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An Open letter to the President.

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Article by: Nina L B. Tomen

Hay, Digong! Ano na naman yan?

There is only one Bishop David in the Catholic Bishops’ Conference of the Philippines (CBCP). His name is Pablo Virgilio S. David. He is a native of Betis in Guagua, Pampanga. He is a renowned exegete, a bible scholar who holds a doctorate degree in Theology from the Catholic University of Louvain in Belgium and Eleve Titulaire from Ecole Biblique et Archeologique Francaise de Jerusalem. He is currently the Vice President of the Catholic Bishops’ Conference of the Philippine.

He heads the Diocese of Kalookan which has the highest concentration of victims of drug war-related killings and arguably the highest poverty incidence in Metro Manila. In the slums of Caloocan City, Malabon and Navotas, more than a dozen mission stations have been established to reach out to the marginalized in society. Under his watch, the Diocese of Kalookan has been implementing numerous programs and services (e.g. Salubong Program, Feeding Program, Scholarship Program, the Joseph Clinic, etc.) to counter social ills like poverty, drug addiction, hunger, growing number of orphans and out-of-school youths, homelessness, etc.

Instead of accusing him of stealing pinya, avocado, and saging, don’t you think it would be more fruitful if your administration partnered with him and his diocese to address these social issues? The poor would have benefited greatly had your administration not shelved the housing project that the Diocese of Kalookan and HUDCC were firming up when VP Robredo was the Housing Secretary.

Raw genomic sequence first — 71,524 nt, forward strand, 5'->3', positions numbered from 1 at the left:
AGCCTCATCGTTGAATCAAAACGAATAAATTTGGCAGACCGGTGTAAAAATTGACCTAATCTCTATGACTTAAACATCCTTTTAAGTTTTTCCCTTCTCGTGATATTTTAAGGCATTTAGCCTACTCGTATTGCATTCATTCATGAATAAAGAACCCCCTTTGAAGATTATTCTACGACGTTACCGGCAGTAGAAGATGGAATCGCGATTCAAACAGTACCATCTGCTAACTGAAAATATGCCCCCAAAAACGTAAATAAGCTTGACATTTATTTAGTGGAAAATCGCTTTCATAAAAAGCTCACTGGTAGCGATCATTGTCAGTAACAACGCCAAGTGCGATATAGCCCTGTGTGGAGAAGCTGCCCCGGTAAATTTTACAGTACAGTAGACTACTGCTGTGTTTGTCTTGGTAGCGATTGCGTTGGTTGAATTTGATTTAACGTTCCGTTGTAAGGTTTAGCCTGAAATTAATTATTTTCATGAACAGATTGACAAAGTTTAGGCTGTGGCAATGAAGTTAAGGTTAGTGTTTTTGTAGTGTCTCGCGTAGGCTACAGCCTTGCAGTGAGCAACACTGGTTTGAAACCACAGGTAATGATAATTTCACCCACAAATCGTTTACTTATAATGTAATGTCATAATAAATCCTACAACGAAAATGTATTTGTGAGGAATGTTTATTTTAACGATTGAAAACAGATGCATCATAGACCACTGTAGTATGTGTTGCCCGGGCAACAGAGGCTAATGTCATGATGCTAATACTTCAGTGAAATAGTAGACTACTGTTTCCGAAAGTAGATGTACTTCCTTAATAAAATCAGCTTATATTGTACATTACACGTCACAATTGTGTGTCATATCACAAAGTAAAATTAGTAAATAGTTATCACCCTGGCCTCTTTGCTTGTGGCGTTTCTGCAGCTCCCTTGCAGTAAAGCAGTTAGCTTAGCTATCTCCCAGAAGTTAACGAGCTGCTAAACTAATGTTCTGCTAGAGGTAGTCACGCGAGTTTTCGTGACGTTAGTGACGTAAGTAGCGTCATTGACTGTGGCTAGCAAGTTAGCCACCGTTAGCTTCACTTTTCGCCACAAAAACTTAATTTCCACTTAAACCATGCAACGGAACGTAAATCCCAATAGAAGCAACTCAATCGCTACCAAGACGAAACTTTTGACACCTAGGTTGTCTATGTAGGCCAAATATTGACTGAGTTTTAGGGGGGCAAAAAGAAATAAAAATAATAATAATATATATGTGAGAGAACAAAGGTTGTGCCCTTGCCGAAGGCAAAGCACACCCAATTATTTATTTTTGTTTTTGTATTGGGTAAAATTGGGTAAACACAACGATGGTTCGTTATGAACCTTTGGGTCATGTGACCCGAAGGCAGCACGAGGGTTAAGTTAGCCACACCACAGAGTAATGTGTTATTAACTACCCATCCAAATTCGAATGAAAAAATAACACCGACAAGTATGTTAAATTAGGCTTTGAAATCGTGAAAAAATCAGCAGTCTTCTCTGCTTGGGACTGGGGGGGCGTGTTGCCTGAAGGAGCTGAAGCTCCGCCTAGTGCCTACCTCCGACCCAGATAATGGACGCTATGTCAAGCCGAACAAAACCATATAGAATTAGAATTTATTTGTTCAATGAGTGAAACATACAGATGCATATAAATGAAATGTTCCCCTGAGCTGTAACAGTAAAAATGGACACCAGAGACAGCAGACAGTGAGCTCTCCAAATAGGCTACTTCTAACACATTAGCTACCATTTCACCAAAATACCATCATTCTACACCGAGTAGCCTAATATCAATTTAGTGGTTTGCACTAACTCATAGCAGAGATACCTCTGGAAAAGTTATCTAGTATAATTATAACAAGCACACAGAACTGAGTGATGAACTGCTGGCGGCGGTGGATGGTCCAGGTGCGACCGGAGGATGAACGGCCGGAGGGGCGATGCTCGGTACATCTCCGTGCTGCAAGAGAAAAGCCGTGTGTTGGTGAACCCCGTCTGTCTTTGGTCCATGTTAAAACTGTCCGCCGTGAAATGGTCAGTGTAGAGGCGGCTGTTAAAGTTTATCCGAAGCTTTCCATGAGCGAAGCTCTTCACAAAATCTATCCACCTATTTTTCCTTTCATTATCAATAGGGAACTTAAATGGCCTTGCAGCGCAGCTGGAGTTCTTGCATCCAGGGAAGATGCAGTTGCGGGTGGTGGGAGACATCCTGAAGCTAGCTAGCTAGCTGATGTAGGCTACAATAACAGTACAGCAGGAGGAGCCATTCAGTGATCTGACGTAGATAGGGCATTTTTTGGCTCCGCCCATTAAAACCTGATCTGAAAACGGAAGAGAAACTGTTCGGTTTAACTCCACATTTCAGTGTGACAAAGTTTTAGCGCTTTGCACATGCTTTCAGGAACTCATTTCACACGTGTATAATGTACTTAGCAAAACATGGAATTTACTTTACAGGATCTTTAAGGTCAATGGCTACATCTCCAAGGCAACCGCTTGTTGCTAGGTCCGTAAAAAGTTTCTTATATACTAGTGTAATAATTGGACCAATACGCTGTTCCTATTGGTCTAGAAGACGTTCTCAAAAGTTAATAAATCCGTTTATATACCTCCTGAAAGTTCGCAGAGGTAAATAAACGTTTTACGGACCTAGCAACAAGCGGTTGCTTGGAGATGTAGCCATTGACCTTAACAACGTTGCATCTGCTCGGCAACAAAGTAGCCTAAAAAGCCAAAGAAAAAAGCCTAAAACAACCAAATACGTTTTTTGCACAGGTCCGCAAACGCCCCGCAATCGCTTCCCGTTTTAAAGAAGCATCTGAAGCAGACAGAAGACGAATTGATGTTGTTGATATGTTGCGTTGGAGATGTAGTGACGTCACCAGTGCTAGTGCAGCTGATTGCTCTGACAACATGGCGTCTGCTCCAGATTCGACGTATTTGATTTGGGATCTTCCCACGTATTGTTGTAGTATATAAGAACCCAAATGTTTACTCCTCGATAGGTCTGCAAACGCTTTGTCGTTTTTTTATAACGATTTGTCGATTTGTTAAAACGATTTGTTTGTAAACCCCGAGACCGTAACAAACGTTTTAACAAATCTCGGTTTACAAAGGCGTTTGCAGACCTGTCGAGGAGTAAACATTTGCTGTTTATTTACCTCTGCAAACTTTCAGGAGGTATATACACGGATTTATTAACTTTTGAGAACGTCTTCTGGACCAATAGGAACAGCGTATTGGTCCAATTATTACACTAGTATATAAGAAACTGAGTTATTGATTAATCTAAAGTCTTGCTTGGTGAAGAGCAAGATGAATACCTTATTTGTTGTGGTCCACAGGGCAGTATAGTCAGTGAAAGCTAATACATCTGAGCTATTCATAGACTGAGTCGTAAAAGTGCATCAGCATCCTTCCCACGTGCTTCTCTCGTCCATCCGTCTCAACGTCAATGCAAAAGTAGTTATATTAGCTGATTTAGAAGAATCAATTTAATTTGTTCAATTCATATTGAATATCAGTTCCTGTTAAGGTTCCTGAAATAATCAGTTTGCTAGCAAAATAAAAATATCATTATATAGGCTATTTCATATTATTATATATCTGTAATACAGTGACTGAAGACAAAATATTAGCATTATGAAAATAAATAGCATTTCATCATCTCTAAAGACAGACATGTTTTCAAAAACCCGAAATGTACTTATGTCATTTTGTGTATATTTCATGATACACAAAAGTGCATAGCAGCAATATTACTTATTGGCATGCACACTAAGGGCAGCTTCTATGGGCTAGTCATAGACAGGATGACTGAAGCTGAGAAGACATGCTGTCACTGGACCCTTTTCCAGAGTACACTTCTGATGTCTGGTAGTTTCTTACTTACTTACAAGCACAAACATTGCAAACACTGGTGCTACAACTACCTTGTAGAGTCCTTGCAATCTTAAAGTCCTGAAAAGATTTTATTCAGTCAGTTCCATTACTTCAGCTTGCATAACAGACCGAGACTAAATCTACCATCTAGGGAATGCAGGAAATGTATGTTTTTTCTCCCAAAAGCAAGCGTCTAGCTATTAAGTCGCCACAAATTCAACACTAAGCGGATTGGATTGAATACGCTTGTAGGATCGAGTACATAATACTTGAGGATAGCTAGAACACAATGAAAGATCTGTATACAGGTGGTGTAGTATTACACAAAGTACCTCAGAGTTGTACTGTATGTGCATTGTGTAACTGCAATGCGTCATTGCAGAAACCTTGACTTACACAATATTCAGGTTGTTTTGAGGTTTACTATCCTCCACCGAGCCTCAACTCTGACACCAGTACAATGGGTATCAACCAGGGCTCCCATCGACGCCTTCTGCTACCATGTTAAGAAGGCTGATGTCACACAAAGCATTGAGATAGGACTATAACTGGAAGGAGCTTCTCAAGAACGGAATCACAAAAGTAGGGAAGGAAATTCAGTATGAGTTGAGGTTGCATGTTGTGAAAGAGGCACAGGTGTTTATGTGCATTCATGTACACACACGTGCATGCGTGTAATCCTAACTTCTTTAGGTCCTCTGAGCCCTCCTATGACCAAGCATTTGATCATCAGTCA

A word about donations and offerings…

Donations (in the Catholic Church) are voluntary. Kaya nga donation e. People usually hand monetary and material donations to bishops and priests to be used for pro-poor, pro-peace programs and services. In recent years, the church has instituted mechanisms for accountability to make sure these donations reach their intended beneficiaries.

Gratitude is very much a part of Catholic teachings and of Pinoy culture. One way of expressing gratitude is to offer gifts to people whose efforts we appreciate. We offer pinya, avocado, saging and a lot more during the offertory as a symbol of our gratitude to God and to the presiders of the sacraments. We do not expect the images inside our churches to come to life and eat these offerings. We expect the priests and bishops to eat and enjoy our humble offerings – as a sign of gratitude to the giver. We do not rue the fact that they share these gifts with their families, friends and with the hungry in the community. That is not stealing. Call it a circle of love – giving, receiving, giving, receiving, giving … It is unlike your relationship with China. Give ka nang give; receive sila nang receive. Gets?

Here is a basket of fruits for you. You are free to share it with your family and friends.

Photo by: Nina L B. Tomen
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